Updated: MP's 'Dangerous Cycling' bill fails to get second reading in House of Commons

Bill seeks maximum jail term of 14 years for cyclists convicted of causing death by dangerous cycling

by Simon_MacMichael   January 20, 2012  

Palace Of Westminster At Night © Andrew Dunn.jpg

South Northamptonshire MP Andrea Leadsom’s ‘dangerous cycling’ private member’s bill missed receiving a second reading in the House of Commons yesterday afternoon. Although it was on the order paper, it was well down the list, and as it turned out only the Daylight Savings Bill was debated in the chamber. National Cyclists' organsiation CTC told road.cc it believed there was next to no chance of the bill reaching the statute books during the current parliamentary session.

CTC is however vigilant about an attempt being made to tack the proposed reforms contained in the bill onto some other piece of legislation, with a spokesman telling road.cc: "Our real concern is to ensure that its proposals are not included as an amendment to the Legal Aid, Sentencing and Punishment of Offenders Bill.

The spokesman added however that since that bill was now in Committee stage at the House of Lords, they did not consider that possibility "a major risk."

Conservative backbencher Mrs Leadsom introduced her Dangerous and Reckless Cycling (Offences) Bill, which among other things calls for the introduction of a new offence of causing death by dangerous cycling, with a proposed maximum penalty of 14 years’ imprisonment, under the ten-minute rule in March last year.

Part of the motivation for the bill was the case of 17-year-old Rhiannon Bennett, who died from head injuries received when she was struck by a cyclist in Buckingham in 2008.

The cyclist in that case, Jason Howard, was fined £2,200 after being convicted of dangerous cycling, although a police officer involved in the case told the BBC that officers believed the teenager was standing on the road, rather than the pavement, when the collision took place.

Her parents have since campaigned for legislation similar to that contemplated by Mrs Leadsom’s bill to be introduced, and the MP herself has highlighted the case as one to which her proposed legislation could apply.

Last year, Road Safety Minister Mike Penning told the Guardian that the Department for Transport would “consider the merits of the proposed Dangerous and Reckless Cycling Bill in consultation with the Ministry of Justice."

Currently, a cyclist cannot be handed a custodial sentence if convicted of a charge of dangerous cycling; however, they can receive a jail term if found guilty of "wanton and furious driving," since the term "driving" can be applied to bicycles.

National cyclists’ organisation CTC has consistently opposed Ms Leadsom’s bill, pointing out that in recent years only two jail sentences have been handed down to cyclists convicted of causing the death of pedestrians.

Instead, it has called on the authorities to make greater efforts to enforce legislation against motorists, with motor vehicles responsible for the deaths of hundreds of vulnerable road users including cyclists and pedestrians each year but drivers escaping prosecution in many cases.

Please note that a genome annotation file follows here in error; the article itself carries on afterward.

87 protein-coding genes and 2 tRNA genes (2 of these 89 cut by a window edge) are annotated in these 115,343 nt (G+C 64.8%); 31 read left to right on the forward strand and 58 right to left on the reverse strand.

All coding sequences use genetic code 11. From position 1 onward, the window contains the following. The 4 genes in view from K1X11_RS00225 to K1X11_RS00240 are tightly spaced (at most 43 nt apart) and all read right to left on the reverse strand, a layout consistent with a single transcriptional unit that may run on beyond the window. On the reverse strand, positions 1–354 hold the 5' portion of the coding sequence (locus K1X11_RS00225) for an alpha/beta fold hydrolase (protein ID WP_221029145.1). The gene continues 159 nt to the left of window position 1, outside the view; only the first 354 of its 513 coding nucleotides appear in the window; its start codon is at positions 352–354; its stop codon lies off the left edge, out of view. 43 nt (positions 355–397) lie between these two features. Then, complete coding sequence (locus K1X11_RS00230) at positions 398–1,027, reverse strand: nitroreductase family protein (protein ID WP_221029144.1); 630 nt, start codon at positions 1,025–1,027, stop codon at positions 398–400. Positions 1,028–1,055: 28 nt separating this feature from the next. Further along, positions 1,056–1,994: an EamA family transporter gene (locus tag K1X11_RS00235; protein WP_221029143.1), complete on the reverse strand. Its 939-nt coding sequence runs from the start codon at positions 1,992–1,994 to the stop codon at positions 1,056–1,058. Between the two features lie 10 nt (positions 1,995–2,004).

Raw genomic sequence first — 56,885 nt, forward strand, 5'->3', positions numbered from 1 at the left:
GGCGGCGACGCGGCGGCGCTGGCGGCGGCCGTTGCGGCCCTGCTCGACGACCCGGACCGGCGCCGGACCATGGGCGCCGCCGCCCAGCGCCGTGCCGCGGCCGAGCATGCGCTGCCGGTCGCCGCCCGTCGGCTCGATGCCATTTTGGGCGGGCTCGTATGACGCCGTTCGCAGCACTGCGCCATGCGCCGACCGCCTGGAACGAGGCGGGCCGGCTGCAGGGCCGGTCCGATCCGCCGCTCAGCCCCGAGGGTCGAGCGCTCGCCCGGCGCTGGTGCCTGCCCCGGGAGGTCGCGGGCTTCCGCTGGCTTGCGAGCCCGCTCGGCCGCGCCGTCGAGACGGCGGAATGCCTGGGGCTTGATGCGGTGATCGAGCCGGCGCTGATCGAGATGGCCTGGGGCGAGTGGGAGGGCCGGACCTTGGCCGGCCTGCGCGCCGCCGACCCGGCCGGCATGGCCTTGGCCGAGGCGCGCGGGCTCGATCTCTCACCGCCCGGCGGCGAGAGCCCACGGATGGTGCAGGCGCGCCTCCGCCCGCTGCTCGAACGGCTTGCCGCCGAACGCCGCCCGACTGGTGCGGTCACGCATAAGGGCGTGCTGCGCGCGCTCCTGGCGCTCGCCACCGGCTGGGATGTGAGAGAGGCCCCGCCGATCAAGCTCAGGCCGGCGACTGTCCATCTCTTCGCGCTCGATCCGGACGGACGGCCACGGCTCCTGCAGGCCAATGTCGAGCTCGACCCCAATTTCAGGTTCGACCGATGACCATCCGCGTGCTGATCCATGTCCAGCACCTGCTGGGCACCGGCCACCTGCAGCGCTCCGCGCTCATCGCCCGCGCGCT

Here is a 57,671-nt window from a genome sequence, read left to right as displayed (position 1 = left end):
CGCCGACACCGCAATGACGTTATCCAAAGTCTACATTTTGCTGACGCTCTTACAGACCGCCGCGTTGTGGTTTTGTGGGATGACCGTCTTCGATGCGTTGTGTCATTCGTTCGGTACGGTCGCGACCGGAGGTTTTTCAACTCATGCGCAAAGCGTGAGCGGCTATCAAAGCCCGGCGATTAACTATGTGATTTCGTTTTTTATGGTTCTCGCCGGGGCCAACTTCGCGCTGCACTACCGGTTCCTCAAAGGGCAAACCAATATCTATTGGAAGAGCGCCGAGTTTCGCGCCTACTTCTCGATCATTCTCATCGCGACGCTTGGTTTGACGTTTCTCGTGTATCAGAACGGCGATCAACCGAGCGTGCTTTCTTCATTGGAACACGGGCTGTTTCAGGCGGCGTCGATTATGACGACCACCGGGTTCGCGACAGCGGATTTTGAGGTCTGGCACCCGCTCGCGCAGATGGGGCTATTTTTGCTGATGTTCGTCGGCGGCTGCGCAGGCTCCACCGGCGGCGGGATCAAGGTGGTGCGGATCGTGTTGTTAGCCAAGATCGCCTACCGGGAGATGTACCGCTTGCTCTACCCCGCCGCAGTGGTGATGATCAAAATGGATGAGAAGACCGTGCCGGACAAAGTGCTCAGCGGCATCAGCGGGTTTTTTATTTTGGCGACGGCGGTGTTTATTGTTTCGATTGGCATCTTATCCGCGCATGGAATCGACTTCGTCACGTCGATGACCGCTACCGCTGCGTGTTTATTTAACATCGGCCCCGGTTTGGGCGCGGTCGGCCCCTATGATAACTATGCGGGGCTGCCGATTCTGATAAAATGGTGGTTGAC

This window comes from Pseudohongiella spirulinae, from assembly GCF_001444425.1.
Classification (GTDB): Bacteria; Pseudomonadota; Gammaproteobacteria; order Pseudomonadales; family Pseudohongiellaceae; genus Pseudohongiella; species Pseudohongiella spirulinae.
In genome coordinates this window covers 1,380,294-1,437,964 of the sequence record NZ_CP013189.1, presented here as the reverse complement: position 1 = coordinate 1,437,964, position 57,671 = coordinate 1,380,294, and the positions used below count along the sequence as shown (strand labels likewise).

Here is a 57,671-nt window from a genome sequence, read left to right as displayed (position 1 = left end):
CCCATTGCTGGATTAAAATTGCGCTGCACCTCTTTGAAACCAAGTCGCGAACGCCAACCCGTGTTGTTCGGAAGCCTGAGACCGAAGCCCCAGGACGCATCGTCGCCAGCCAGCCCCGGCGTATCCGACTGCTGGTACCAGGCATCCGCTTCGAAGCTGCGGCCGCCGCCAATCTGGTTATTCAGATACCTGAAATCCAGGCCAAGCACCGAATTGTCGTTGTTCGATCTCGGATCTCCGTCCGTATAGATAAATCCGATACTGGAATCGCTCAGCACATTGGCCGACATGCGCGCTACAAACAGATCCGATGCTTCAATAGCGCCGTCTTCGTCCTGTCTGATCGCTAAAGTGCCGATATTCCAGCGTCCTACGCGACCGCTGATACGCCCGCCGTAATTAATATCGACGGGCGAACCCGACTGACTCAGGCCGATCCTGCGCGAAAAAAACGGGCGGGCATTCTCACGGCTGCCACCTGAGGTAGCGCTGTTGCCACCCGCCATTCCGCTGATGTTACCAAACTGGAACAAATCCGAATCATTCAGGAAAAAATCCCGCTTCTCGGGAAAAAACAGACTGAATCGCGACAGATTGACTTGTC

29 user comments

Oldest firstNewest firstBest rated

whoppeee ... lets attack another soft target - barstewards.
Perhaps I should sell my bikes, get a Z4 instead ...

still on the 3rd switch-back of Bwlch !

posted by therevokid [679 posts]
20th January 2012 - 14:39

like this
Like (2)

Sorry - it might take things a little O/T - but frankly every time I read about these posturing jack-asses in Westminster my urge for all these things to be decided in a Parliament actually accountable to the electorate grows

If the frozen north does break away, I doubt it'll suddenly become a cyclists paradise (there will still be hills, mountains & horizontal sleet ofc) - but I just pray there will be a little more common sense

posted by mad_scot_rider [537 posts]
20th January 2012 - 15:32

like this
Like (5)

"Currently, a cyclist cannot be handed a custodial sentence if convicted of a charge of dangerous cycling; however, they can receive a jail term if found guilty of "wanton and furious driving," since the term "driving" cannot be applied to bicycles."

This doesn't make sense as it stands. Can you clarify?

posted by Sam Saunders [20 posts]
20th January 2012 - 16:00

like this
Like (2)

Sam Saunders wrote:

"Currently, a cyclist cannot be handed a custodial sentence if convicted of a charge of dangerous cycling; however, they can receive a jail term if found guilty of "wanton and furious driving," since the term "driving" cannot be applied to bicycles."

This doesn't make sense as it stands. Can you clarify?

It means it all depend on what the Police/CPS charge a cyclist with after an incident.
"Wanton and furious driving" = Could be prison
"Dangerous Cycling" = Only can be a fine

So we already have most of what Andrea Leadsom wants.

It's a bit like the introduction of the offence of "driving while using a hand held moble phone" which was already covered under "driving without due care and attention".
As a backbench MP you have to have a campaign to get in your local paper showing what you are doing at Westminster. Sigh

posted by thereverent [296 posts]
20th January 2012 - 16:27

like this
Like (4)